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March 2012

An Overview of the Disaster Information Transmission System of the Local Governments in the Post-Quake Japan

Prolonged Operation of Temporal Disaster-Broadcasting Stations and Diversified Means for Transmitting Evacuation Information

Keiko Murakami

Two new distinctive phenomena are seen in relation to the transmission system of disaster-related information after the Great East Japan Earthquake. One is the prolonged operation of temporal disaster-broadcasting stations (Disaster FM), which were established as a stopgap measure. The other is the diversification of means for transmitting evacuation information, which had been centering on the Disaster Prevention Administrative Radio System (broadcasts).

Temporal disaster-broadcasting stations are FM radio stations that are operated by licensed local governments for the purpose of transmitting necessary disaster-related information to the local residents. After the quake, 27 stations, a record number in the history of disaster, have opened by the end of January 2012. As of the end of January, 19 out of the 27 stations are still in operation to broadcast information, and two more stations are to open after February. These FM stations broadcast a wide variety of disaster-related information, ranging from evacuation, rescue activities, safety and whereabouts of survivors, living, and restoration works. As the operation of those stations prolongs, they are becoming to play a role of the support runner of restoration and local regeneration, in addition to their original role as the information transmitter.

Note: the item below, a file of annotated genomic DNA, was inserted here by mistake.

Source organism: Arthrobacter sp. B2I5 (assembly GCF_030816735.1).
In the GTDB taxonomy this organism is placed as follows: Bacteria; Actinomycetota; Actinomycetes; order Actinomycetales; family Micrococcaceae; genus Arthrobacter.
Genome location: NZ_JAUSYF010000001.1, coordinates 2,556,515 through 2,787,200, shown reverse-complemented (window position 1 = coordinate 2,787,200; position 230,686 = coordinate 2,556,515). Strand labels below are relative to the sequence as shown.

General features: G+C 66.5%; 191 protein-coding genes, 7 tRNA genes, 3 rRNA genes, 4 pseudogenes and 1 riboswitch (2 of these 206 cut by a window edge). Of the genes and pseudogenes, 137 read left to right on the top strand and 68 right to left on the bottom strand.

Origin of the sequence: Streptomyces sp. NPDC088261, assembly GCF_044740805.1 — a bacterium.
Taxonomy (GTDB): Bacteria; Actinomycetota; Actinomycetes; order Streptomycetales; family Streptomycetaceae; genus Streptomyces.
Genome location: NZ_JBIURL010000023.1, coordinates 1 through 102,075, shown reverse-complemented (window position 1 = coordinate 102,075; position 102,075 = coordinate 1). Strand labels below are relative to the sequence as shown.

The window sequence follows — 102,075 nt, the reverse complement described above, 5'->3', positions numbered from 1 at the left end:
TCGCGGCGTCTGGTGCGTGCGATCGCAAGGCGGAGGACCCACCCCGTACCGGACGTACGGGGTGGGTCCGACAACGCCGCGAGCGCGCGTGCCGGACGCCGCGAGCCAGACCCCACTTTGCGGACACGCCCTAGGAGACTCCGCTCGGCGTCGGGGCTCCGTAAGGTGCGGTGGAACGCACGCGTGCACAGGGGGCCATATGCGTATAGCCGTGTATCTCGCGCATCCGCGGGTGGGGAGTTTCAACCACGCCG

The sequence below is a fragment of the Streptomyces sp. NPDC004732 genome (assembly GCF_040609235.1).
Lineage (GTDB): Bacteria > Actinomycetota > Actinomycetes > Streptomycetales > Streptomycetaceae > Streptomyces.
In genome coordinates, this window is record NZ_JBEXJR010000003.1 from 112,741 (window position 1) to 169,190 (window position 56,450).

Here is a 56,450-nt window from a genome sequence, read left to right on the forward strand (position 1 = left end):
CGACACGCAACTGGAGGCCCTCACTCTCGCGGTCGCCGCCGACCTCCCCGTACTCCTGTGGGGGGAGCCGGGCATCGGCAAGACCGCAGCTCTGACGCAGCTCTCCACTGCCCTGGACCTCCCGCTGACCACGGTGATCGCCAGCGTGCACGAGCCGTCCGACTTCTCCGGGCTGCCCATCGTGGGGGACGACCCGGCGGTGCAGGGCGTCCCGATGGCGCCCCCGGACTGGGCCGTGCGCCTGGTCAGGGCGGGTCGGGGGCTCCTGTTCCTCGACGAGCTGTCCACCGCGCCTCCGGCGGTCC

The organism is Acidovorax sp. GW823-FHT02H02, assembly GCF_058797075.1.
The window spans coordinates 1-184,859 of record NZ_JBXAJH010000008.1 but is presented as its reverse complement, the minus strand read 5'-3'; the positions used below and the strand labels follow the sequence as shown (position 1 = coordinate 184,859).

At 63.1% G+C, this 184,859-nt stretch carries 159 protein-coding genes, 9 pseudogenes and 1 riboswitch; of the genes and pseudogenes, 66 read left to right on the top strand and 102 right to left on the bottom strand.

Meanwhile, although the Disaster Prevention Administrative Radio System (broadcasts) had been regarded as the pivot of the evacuation information in the local municipality, many of them were damaged by the 3/11 quake/tsunami, which revealed the vulnerability of the system. Therefore, concerned parties have started examining what would be the optimum supplemental or alternative means and what type of system should be constructed to transmit evacuation information so that the residents could understand the urgency of the matter and evacuate immediately. Some see the needs for “security and safety” as a business opportunity and are developing new functions and terminals. Furthermore, the demonstration experiment of V-LOW multimedia broadcasting that involves digitalization of radio will be conducted soon with the primary objective of pursuing “security and safety.”

The author examines the status of the disaster information transmission system of the local governments in the post-quake Japan, based on the field survey of the Disaster FM stations that have opened one after another as well as on the research on the transmission of evacuation information after the quake.

The NHK Monthly Report on Broadcast Research


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